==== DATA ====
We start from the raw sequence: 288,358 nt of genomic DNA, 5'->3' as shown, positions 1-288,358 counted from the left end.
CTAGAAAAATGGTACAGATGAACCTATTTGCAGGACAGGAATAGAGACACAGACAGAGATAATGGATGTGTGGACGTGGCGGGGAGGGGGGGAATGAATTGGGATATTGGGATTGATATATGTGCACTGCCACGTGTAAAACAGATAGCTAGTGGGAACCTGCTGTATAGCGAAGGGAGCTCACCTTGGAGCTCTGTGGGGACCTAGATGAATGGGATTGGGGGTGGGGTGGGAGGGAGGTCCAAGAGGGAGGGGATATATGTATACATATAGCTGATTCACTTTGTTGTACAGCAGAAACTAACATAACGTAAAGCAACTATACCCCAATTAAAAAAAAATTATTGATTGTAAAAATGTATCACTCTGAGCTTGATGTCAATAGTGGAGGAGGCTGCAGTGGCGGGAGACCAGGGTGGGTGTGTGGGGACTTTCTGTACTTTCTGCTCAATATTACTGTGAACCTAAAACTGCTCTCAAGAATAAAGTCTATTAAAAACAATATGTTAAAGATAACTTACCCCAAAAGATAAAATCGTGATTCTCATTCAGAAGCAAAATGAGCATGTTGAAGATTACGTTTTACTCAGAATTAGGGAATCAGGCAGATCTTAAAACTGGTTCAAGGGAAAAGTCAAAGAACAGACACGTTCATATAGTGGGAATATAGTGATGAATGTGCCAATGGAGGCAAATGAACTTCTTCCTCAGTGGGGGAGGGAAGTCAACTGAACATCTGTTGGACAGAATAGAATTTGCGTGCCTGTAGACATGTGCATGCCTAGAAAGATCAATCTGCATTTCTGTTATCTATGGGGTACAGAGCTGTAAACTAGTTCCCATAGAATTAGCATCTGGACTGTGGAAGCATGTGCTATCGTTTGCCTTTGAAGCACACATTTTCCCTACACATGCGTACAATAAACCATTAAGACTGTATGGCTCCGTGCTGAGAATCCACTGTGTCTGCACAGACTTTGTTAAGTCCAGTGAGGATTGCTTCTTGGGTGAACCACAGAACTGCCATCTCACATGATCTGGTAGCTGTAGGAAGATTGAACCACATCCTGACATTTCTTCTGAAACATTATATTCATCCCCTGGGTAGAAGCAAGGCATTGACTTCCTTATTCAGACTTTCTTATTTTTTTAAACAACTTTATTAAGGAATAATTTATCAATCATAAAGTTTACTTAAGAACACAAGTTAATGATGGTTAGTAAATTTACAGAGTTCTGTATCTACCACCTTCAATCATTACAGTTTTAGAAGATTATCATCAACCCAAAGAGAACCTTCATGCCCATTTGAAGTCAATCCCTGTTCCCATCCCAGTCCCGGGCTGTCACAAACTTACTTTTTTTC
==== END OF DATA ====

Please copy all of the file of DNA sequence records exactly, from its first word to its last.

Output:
We start from the raw sequence: 288,358 nt of genomic DNA, 5'->3' as shown, positions 1-288,358 counted from the left end.
CTAGAAAAATGGTACAGATGAACCTATTTGCAGGACAGGAATAGAGACACAGACAGAGATAATGGATGTGTGGACGTGGCGGGGAGGGGGGGAATGAATTGGGATATTGGGATTGATATATGTGCACTGCCACGTGTAAAACAGATAGCTAGTGGGAACCTGCTGTATAGCGAAGGGAGCTCACCTTGGAGCTCTGTGGGGACCTAGATGAATGGGATTGGGGGTGGGGTGGGAGGGAGGTCCAAGAGGGAGGGGATATATGTATACATATAGCTGATTCACTTTGTTGTACAGCAGAAACTAACATAACGTAAAGCAACTATACCCCAATTAAAAAAAAATTATTGATTGTAAAAATGTATCACTCTGAGCTTGATGTCAATAGTGGAGGAGGCTGCAGTGGCGGGAGACCAGGGTGGGTGTGTGGGGACTTTCTGTACTTTCTGCTCAATATTACTGTGAACCTAAAACTGCTCTCAAGAATAAAGTCTATTAAAAACAATATGTTAAAGATAACTTACCCCAAAAGATAAAATCGTGATTCTCATTCAGAAGCAAAATGAGCATGTTGAAGATTACGTTTTACTCAGAATTAGGGAATCAGGCAGATCTTAAAACTGGTTCAAGGGAAAAGTCAAAGAACAGACACGTTCATATAGTGGGAATATAGTGATGAATGTGCCAATGGAGGCAAATGAACTTCTTCCTCAGTGGGGGAGGGAAGTCAACTGAACATCTGTTGGACAGAATAGAATTTGCGTGCCTGTAGACATGTGCATGCCTAGAAAGATCAATCTGCATTTCTGTTATCTATGGGGTACAGAGCTGTAAACTAGTTCCCATAGAATTAGCATCTGGACTGTGGAAGCATGTGCTATCGTTTGCCTTTGAAGCACACATTTTCCCTACACATGCGTACAATAAACCATTAAGACTGTATGGCTCCGTGCTGAGAATCCACTGTGTCTGCACAGACTTTGTTAAGTCCAGTGAGGATTGCTTCTTGGGTGAACCACAGAACTGCCATCTCACATGATCTGGTAGCTGTAGGAAGATTGAACCACATCCTGACATTTCTTCTGAAACATTATATTCATCCCCTGGGTAGAAGCAAGGCATTGACTTCCTTATTCAGACTTTCTTATTTTTTTAAACAACTTTATTAAGGAATAATTTATCAATCATAAAGTTTACTTAAGAACACAAGTTAATGATGGTTAGTAAATTTACAGAGTTCTGTATCTACCACCTTCAATCATTACAGTTTTAGAAGATTATCATCAACCCAAAGAGAACCTTCATGCCCATTTGAAGTCAATCCCTGTTCCCATCCCAGTCCCGGGCTGTCACAAACTTACTTTTTTTC